Bitcoin mining in China has become more open to the media lately. A mining operation in Tibet has shared with the public how Bitcoin data facilities in their area maintain fruitful businesses.
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Tibet Mining Facilities Use Hydroelectric Power to Offset Costs
Chinese mining companies account for 70 percent of the Bitcoin network’s hash power. Detailing the inner workings of these operations, Washington Post reporter Simon Denyer recently visited some Tibetan mining facilities.
One of the operations Denyer visited was the Bitcoin Mining Group Ltd., owned by Ryan Xu. The firm works to cut costs by finding the cheapest electricity possible. Xu, an avid Bitcoin enthusiast, has searched the world for the best places to run a bitcoin mine.
Xu has investigated areas like Iceland, Washington state, and Georgia. However, the most lucrative region in the world for his microprocessor-filled warehouses has been the mountains of Sichuan.
His new mine, near the city of Kangding, is under construction. The facility will use hydroelectric power to fuel its mining hardware. Due to the slow economy, hydroelectric plants have had a hard time selling their electricity to the national grid, providing Xu with an opportunity to use the power source for cheap.
Other Chinese bitcoin mines have taken advantage of hydroelectric power as well.
HaoBTC: A Million Dollars a Day
HaoBTC also operates a hydroelectric mining facility in Kanding. Eric Mu, the Chief Marketing Officer of HaoBTC, said several miners have been purchasing the cheap electricity. “It took a lot of money to build the plants, but it doesn’t cost that much to maintain them,” Mu explained to the Washington Post. “So it makes sense for them to sell the power to anyone willing to buy, even at a low rate.”
Hiring people to maintain the mines has also proved inexpensive for mining facility owners. Mu explained that maintenance staff is significantly cheaper in the Tibet relative to other areas. HaoBTC has around ten employees, and the entire earns gets around 6,000 yuan ($900 USD) per month. The monthly salary is considered decent within that region of the world, Mu told the Washington Post.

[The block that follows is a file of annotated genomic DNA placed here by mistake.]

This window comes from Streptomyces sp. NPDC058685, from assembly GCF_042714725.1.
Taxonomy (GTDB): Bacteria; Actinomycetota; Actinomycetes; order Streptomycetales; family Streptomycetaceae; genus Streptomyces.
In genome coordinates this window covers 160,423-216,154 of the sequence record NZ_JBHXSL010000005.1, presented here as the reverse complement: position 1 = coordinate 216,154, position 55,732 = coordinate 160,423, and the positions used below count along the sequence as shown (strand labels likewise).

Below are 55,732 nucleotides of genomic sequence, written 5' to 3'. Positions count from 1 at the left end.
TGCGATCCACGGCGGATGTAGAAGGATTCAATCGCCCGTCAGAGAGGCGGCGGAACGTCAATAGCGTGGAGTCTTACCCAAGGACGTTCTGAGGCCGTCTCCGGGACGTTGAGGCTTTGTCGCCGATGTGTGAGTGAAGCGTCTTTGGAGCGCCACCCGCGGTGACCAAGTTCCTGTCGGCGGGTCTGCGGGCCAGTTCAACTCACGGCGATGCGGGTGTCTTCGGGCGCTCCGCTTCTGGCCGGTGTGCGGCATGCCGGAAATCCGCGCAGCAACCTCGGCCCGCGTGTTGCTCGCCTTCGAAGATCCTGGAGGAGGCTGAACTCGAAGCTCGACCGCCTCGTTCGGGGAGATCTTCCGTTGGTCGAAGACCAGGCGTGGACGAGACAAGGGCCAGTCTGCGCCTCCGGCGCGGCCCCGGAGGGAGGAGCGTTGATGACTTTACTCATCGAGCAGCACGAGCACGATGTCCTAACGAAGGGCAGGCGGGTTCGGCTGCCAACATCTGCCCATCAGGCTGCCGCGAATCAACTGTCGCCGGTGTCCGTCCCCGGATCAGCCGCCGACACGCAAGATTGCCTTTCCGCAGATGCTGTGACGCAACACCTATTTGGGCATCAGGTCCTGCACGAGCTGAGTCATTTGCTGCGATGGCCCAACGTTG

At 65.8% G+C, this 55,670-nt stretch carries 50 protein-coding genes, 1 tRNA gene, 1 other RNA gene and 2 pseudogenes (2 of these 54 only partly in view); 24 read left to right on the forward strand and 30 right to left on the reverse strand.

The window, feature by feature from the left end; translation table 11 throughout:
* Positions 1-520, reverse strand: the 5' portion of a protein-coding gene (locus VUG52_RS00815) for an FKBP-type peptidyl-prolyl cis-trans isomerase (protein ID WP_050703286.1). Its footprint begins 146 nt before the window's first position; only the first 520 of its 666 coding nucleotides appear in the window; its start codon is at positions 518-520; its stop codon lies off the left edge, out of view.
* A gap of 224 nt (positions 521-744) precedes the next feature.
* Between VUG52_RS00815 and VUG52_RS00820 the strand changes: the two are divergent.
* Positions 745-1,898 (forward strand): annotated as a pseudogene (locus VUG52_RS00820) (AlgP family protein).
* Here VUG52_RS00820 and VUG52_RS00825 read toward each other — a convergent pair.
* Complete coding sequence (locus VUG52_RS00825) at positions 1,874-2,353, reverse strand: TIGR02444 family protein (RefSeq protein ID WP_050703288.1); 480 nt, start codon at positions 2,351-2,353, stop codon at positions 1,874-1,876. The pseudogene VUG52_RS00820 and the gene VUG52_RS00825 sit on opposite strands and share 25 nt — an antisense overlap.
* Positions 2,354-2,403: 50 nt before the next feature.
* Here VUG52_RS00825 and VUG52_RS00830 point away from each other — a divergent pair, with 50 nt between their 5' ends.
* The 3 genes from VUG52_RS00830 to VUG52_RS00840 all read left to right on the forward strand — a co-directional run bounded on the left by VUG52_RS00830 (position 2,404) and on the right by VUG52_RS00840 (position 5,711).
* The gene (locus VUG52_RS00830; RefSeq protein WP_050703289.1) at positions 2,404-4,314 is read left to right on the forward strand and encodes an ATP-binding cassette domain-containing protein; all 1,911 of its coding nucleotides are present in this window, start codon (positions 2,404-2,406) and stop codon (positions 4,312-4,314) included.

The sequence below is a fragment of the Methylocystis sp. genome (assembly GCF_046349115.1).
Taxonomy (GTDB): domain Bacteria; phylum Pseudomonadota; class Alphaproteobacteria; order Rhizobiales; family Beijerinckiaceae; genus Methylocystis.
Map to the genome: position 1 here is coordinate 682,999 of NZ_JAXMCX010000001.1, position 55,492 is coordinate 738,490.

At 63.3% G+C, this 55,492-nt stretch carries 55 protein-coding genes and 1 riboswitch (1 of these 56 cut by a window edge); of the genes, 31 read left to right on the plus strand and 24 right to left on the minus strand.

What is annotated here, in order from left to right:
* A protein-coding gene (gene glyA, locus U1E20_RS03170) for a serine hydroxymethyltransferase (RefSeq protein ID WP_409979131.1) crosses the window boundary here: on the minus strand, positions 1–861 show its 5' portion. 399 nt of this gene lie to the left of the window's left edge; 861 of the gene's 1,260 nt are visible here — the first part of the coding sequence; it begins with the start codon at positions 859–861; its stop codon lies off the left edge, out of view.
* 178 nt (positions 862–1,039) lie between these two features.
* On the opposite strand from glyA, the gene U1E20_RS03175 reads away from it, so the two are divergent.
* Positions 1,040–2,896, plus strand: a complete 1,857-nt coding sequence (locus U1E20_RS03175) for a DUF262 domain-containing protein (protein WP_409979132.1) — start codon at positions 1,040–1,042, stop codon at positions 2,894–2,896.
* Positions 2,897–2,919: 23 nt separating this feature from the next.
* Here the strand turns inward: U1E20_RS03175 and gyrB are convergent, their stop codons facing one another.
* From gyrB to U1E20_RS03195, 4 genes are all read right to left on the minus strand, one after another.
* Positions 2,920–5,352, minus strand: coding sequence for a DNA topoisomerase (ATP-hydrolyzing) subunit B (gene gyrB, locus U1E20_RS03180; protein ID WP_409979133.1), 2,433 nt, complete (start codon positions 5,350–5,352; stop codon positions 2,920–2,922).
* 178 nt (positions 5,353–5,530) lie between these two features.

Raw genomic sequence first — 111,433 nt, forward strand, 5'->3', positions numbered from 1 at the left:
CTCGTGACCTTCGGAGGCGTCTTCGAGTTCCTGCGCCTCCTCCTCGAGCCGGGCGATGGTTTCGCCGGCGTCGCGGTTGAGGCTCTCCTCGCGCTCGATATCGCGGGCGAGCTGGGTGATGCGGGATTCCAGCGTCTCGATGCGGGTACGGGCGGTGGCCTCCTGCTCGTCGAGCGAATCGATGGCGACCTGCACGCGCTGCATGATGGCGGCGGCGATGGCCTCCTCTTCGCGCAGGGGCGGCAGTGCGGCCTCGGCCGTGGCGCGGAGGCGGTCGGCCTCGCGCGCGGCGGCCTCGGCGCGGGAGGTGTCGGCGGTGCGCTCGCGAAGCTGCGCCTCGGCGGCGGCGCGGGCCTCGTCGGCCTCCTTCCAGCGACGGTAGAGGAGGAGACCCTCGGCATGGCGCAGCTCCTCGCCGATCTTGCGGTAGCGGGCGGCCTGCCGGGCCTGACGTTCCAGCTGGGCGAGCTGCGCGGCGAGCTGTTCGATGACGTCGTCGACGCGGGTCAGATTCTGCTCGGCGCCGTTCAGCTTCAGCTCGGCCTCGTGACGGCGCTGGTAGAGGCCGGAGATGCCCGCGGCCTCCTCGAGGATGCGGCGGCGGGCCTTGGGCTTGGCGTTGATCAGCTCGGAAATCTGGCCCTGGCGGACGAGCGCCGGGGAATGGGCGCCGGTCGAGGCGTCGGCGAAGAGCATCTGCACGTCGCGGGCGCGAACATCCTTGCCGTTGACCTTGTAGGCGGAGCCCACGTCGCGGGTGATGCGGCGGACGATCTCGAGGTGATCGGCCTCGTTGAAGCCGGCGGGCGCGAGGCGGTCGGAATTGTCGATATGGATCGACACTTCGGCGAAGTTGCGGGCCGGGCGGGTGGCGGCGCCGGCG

Compare that with the revenue one HaoBTC facility earns in a day: 80 BTC — roughly $745,000 USD at press time market prices.
Kangding Mines Have Minimum Carbon Emissions and Little Regulation
HaoBTC has documented its mining operations on film in two YouTube videos called “HaoBTC Kangding mine walkthrough.” The videos show footage of the hydroelectric operations in the mountainous region of the western Sichuan province. Both facilities combined add a 43PH hash rate to the Bitcoin mining network.
Last year, Mu also posted a detailed description of the Kanding facility on Bitcointalk.org. The HaoBTC CMO explained that not only is it cheaper to use the region’s hydroelectric plants, but that hydroelectricity also leaves less of a carbon footprint.
Additionally, China has very lax laws towards these data facilities, allowing them to operate with little regulation. HaoBTC is a registered Chinese corporation and complies with the region’s policies.
Mu also noted that HaoBTC maintains transparent mining operations, keeping their facilities open for visitors.
Big Believers in Bitcoin
The Sichuan region has proven itself as a good place for bitcoin mining operations. Besides the economic draws of the area, Mu expressed his love for the atmosphere. While he he only spends a few weeks of the year in the remote Tibetan village, he said that it’s a breath of fresh air compared to the city of Beijing.
HaoBTC, unabashedly chasing bitcoin profits, seems to be in the mining business for more reasons than money. When asked on BitcoinTalk if the company kept the bitcoin they mine, Mu replied, “We are believers, so we keep as much as we can. That said, the hydropower station [doesn’t] accept Bitcoin, so we have to sell a portion to pay our bills.”
Believer or not, it’s apparent that Tibet is the new place to be for bitcoin mining.
What do you think about the mining operations in Tibet villages? Let us know in the comments below.
Source: Washington Post
Images courtesy of Shutterstock, Bitcointalk.org.
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